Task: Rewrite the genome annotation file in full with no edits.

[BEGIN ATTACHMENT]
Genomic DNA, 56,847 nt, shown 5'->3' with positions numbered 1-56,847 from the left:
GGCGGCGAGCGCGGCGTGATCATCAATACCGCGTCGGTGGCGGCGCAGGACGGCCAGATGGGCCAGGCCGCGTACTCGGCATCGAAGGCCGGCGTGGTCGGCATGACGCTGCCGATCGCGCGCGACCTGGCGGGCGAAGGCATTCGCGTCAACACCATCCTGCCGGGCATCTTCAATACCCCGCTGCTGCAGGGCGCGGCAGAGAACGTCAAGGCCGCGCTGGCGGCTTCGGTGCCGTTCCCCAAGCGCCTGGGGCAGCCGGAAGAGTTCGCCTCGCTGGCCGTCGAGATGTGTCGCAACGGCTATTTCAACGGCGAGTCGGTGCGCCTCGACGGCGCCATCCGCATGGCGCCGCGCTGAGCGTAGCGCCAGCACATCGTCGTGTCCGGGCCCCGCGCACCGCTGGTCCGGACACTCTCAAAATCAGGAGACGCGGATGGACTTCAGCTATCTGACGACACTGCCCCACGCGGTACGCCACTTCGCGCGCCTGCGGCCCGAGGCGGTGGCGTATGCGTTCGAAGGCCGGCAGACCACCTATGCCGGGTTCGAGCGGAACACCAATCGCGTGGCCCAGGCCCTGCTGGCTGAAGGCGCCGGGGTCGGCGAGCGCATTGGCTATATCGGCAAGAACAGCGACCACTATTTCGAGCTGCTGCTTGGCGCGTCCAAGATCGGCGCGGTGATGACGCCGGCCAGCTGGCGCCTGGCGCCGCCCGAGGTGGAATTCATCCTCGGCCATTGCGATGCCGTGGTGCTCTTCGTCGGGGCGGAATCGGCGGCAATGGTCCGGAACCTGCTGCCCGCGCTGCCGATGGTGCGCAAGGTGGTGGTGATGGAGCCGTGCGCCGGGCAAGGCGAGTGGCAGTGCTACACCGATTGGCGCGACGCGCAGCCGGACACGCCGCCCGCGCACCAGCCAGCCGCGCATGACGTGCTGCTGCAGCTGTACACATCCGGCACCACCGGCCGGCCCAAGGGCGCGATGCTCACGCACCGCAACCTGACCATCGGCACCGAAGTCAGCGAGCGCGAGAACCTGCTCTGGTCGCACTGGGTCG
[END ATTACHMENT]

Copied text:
Genomic DNA, 56,847 nt, shown 5'->3' with positions numbered 1-56,847 from the left:
GGCGGCGAGCGCGGCGTGATCATCAATACCGCGTCGGTGGCGGCGCAGGACGGCCAGATGGGCCAGGCCGCGTACTCGGCATCGAAGGCCGGCGTGGTCGGCATGACGCTGCCGATCGCGCGCGACCTGGCGGGCGAAGGCATTCGCGTCAACACCATCCTGCCGGGCATCTTCAATACCCCGCTGCTGCAGGGCGCGGCAGAGAACGTCAAGGCCGCGCTGGCGGCTTCGGTGCCGTTCCCCAAGCGCCTGGGGCAGCCGGAAGAGTTCGCCTCGCTGGCCGTCGAGATGTGTCGCAACGGCTATTTCAACGGCGAGTCGGTGCGCCTCGACGGCGCCATCCGCATGGCGCCGCGCTGAGCGTAGCGCCAGCACATCGTCGTGTCCGGGCCCCGCGCACCGCTGGTCCGGACACTCTCAAAATCAGGAGACGCGGATGGACTTCAGCTATCTGACGACACTGCCCCACGCGGTACGCCACTTCGCGCGCCTGCGGCCCGAGGCGGTGGCGTATGCGTTCGAAGGCCGGCAGACCACCTATGCCGGGTTCGAGCGGAACACCAATCGCGTGGCCCAGGCCCTGCTGGCTGAAGGCGCCGGGGTCGGCGAGCGCATTGGCTATATCGGCAAGAACAGCGACCACTATTTCGAGCTGCTGCTTGGCGCGTCCAAGATCGGCGCGGTGATGACGCCGGCCAGCTGGCGCCTGGCGCCGCCCGAGGTGGAATTCATCCTCGGCCATTGCGATGCCGTGGTGCTCTTCGTCGGGGCGGAATCGGCGGCAATGGTCCGGAACCTGCTGCCCGCGCTGCCGATGGTGCGCAAGGTGGTGGTGATGGAGCCGTGCGCCGGGCAAGGCGAGTGGCAGTGCTACACCGATTGGCGCGACGCGCAGCCGGACACGCCGCCCGCGCACCAGCCAGCCGCGCATGACGTGCTGCTGCAGCTGTACACATCCGGCACCACCGGCCGGCCCAAGGGCGCGATGCTCACGCACCGCAACCTGACCATCGGCACCGAAGTCAGCGAGCGCGAGAACCTGCTCTGGTCGCACTGGGTCG